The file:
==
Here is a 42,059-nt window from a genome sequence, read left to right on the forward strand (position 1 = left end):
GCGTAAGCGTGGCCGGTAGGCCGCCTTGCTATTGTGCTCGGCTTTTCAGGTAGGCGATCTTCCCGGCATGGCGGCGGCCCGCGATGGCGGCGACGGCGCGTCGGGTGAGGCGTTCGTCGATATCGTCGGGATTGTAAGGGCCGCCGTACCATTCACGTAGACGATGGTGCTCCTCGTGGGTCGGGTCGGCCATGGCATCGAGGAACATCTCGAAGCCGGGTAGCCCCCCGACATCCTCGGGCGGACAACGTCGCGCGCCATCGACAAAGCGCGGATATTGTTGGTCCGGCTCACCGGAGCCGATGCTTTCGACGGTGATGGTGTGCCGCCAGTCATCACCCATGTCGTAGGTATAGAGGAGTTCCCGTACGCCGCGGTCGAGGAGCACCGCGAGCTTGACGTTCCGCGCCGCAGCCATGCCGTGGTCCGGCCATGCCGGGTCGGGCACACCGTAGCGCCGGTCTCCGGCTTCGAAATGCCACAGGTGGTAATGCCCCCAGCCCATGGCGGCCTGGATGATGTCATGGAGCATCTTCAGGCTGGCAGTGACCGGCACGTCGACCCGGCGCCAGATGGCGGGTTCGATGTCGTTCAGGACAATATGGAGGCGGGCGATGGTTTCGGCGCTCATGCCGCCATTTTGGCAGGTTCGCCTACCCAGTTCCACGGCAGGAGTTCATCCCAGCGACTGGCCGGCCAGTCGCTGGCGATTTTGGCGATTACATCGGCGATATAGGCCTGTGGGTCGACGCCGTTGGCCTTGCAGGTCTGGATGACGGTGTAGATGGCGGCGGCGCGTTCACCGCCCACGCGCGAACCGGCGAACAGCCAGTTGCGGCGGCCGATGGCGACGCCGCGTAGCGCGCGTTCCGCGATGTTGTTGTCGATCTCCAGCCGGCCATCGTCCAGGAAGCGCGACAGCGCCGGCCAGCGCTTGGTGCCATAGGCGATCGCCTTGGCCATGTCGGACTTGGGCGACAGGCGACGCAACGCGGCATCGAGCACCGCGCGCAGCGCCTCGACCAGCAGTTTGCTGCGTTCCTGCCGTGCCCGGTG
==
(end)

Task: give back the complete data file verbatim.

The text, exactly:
Here is a 42,059-nt window from a genome sequence, read left to right on the forward strand (position 1 = left end):
GCGTAAGCGTGGCCGGTAGGCCGCCTTGCTATTGTGCTCGGCTTTTCAGGTAGGCGATCTTCCCGGCATGGCGGCGGCCCGCGATGGCGGCGACGGCGCGTCGGGTGAGGCGTTCGTCGATATCGTCGGGATTGTAAGGGCCGCCGTACCATTCACGTAGACGATGGTGCTCCTCGTGGGTCGGGTCGGCCATGGCATCGAGGAACATCTCGAAGCCGGGTAGCCCCCCGACATCCTCGGGCGGACAACGTCGCGCGCCATCGACAAAGCGCGGATATTGTTGGTCCGGCTCACCGGAGCCGATGCTTTCGACGGTGATGGTGTGCCGCCAGTCATCACCCATGTCGTAGGTATAGAGGAGTTCCCGTACGCCGCGGTCGAGGAGCACCGCGAGCTTGACGTTCCGCGCCGCAGCCATGCCGTGGTCCGGCCATGCCGGGTCGGGCACACCGTAGCGCCGGTCTCCGGCTTCGAAATGCCACAGGTGGTAATGCCCCCAGCCCATGGCGGCCTGGATGATGTCATGGAGCATCTTCAGGCTGGCAGTGACCGGCACGTCGACCCGGCGCCAGATGGCGGGTTCGATGTCGTTCAGGACAATATGGAGGCGGGCGATGGTTTCGGCGCTCATGCCGCCATTTTGGCAGGTTCGCCTACCCAGTTCCACGGCAGGAGTTCATCCCAGCGACTGGCCGGCCAGTCGCTGGCGATTTTGGCGATTACATCGGCGATATAGGCCTGTGGGTCGACGCCGTTGGCCTTGCAGGTCTGGATGACGGTGTAGATGGCGGCGGCGCGTTCACCGCCCACGCGCGAACCGGCGAACAGCCAGTTGCGGCGGCCGATGGCGACGCCGCGTAGCGCGCGTTCCGCGATGTTGTTGTCGATCTCCAGCCGGCCATCGTCCAGGAAGCGCGACAGCGCCGGCCAGCGCTTGGTGCCATAGGCGATCGCCTTGGCCATGTCGGACTTGGGCGACAGGCGACGCAACGCGGCATCGAGCACCGCGCGCAGCGCCTCGACCAGCAGTTTGCTGCGTTCCTGCCGTGCCCGGTG